Funding Cuts Smoking Cessation Support
Despite vaping working wonders for helping individuals to stop smoking, NHS support should not be being dialed back, and yet it is. We look at what is really happening to local cessation clinics and overall stop smoking support.
A report has shown that the number of prescriptions written for medications that are prescribed to help individuals give up their harmful smoking habit has dropped significantly over the past ten years by up to 75% in England alone. A Welsh drop of 66% was reported and a 40% reduction in Scotland. If these numbers was indicative of the fact that very few people are now left smoking, that would be great, however this is not the case.
While some would argue that switching to vaping, an alternative to smoking that is favoured by many healthcare professionals, charities and even Public Health England, could account or some of the drop in smoking cessation prescriptions (i.e. fewer people visiting the stop-smoking clinics), public data tells a different story.
Visiting the GP or associated clinic within the GP practice has long-since been the first port of call for those looking to give up smoking, and often one which has helped many successfully walk away from their harmful habit for good. With funding for the clinics being slashed across the UK there is much concern for those who would use the winning combination of medication, gum and/or patches alongside ongoing support to quit who couldn’t or wouldn’t without it. Clearly without this support, support that according to NICE (National Institute for Health and Care Excellence) is three times more likely to be successful compared to the going cold turkey method, many would continue to smoke, thereby continuing to damage their health in the short and long term.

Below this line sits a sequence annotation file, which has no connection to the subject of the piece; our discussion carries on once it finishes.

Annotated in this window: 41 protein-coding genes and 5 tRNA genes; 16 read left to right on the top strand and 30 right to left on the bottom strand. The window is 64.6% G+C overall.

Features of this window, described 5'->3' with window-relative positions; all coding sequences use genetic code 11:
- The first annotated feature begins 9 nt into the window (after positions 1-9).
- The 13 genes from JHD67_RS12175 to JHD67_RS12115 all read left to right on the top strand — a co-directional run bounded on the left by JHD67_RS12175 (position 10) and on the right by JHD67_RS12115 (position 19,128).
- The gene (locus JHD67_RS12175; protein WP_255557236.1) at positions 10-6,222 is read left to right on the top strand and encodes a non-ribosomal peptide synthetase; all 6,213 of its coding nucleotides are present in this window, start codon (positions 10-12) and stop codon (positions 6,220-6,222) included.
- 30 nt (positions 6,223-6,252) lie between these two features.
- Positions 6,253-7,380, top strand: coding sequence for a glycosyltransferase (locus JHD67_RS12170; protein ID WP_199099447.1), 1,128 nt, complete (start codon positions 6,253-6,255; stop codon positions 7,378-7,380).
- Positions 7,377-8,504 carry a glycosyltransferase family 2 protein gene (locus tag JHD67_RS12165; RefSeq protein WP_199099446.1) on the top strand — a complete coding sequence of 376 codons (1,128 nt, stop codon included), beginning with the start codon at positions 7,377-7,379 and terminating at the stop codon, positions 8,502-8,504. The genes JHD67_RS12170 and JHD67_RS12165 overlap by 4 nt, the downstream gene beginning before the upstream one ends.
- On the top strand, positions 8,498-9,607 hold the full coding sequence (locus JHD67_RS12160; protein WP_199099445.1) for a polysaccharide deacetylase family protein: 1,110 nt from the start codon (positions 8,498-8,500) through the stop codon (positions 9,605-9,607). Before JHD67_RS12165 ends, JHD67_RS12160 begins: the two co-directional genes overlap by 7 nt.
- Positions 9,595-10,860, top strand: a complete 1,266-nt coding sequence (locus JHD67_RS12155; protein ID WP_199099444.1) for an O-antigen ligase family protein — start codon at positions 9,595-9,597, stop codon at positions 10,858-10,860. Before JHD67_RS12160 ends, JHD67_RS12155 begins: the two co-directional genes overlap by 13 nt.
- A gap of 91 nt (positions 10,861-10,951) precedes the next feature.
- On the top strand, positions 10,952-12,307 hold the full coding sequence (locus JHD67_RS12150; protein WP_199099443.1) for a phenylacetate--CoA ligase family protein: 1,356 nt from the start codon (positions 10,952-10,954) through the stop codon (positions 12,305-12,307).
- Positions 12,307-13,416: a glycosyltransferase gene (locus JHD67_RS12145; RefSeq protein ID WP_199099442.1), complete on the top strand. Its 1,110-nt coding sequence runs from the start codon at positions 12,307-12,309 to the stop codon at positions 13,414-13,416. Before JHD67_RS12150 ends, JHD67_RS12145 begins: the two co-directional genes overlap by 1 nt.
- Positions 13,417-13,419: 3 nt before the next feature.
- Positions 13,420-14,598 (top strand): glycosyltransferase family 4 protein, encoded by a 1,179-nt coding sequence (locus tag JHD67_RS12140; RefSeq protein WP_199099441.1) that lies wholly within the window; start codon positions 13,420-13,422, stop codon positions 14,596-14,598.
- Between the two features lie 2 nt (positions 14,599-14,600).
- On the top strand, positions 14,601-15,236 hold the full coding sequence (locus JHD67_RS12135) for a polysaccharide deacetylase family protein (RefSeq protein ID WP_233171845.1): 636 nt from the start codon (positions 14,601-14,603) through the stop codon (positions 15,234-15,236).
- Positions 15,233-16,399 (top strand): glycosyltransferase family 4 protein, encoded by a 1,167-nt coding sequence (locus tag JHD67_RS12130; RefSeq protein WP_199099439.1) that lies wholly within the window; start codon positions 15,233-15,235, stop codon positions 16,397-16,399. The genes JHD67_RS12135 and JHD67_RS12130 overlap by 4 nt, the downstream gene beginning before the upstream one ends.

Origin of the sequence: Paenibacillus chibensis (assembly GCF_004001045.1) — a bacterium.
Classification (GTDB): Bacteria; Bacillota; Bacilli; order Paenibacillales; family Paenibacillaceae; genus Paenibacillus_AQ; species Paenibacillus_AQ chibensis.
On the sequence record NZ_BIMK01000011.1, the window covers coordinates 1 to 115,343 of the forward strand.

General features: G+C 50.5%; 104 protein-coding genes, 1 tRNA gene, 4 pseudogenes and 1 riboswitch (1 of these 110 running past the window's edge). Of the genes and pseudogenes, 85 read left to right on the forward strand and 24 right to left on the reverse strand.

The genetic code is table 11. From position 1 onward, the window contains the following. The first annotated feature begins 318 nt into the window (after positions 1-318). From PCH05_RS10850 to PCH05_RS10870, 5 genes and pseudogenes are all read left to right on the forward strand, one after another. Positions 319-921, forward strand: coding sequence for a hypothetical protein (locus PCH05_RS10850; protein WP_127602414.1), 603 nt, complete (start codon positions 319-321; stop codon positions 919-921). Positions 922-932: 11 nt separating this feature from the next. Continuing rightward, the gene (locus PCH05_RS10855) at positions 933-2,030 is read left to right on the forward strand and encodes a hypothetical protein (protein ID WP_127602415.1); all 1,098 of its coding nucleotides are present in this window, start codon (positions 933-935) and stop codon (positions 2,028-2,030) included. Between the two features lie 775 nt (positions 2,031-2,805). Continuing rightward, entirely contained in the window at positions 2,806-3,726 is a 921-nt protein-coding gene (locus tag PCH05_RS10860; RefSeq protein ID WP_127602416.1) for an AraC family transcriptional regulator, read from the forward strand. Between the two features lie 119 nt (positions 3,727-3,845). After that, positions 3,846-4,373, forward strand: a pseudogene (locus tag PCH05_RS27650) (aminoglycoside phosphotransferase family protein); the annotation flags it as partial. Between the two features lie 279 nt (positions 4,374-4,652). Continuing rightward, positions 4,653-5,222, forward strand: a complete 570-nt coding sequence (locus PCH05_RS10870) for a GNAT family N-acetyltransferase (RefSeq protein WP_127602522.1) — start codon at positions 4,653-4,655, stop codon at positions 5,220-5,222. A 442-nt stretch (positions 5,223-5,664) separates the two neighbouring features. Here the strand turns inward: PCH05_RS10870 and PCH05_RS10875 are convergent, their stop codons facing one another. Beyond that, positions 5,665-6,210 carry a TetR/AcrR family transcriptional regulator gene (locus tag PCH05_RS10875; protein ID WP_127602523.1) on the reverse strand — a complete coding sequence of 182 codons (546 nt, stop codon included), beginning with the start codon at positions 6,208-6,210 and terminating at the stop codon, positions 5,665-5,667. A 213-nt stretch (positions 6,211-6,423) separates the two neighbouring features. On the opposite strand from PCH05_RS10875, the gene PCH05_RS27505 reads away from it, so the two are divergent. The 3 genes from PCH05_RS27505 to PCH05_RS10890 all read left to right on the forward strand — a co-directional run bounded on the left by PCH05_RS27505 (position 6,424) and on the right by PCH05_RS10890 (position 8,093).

The Less Help to Quit report, commission by the British Lung Foundation is due to go live today (16th July 2017) and will detail not only the effects of the decline in the amount of support but also the reason for it. This report will make interesting reading as NHS data will show how a number of stop-smoking service have been cut already to save money and is likely to indicate where further cutbacks are likely to occur.
While everyone is aware that the NHS is in financial crisis and therefore needs to make cutbacks the concern is that pulling back on cessation support will cost the NHS (and individuals) more in the long-run, with admissions for smoking-related illnesses costing millions each year alone.
From a common-sense point of view, those who see the ongoing cuts are inevitable, feel that if NHS services which
help people quit smoking are no longer viable that more information needs to be given to individuals looking to quit on the benefits of vaping. There is a lot of confusion regarding vaping, e cigarettes and e liquids which if cleared up could see more and more people switching from smoking to vaping. This is what Public Health England would like to see happen as they, as part of their own research review, have publicly supported vaping as an alternative to smoking, announcing their findings that show vaping is at least 95% less harmful than smoking.
If the NHS are unable to offer one solution due to funding cuts, surely they should be advocating for another? Some NHS trusts have already started this process as part of their stop smoking services, with one PCT offering a one-time-only £25 vaping voucher for local stores in order to purchase a starter kit and move over to vaping. Here at Go Smoke Free we applaud their forward thinking and hope to see more NHS areas doing the same or similar to combat the negative effects of the damaging cuts to stop smoking clinics and support across the UK.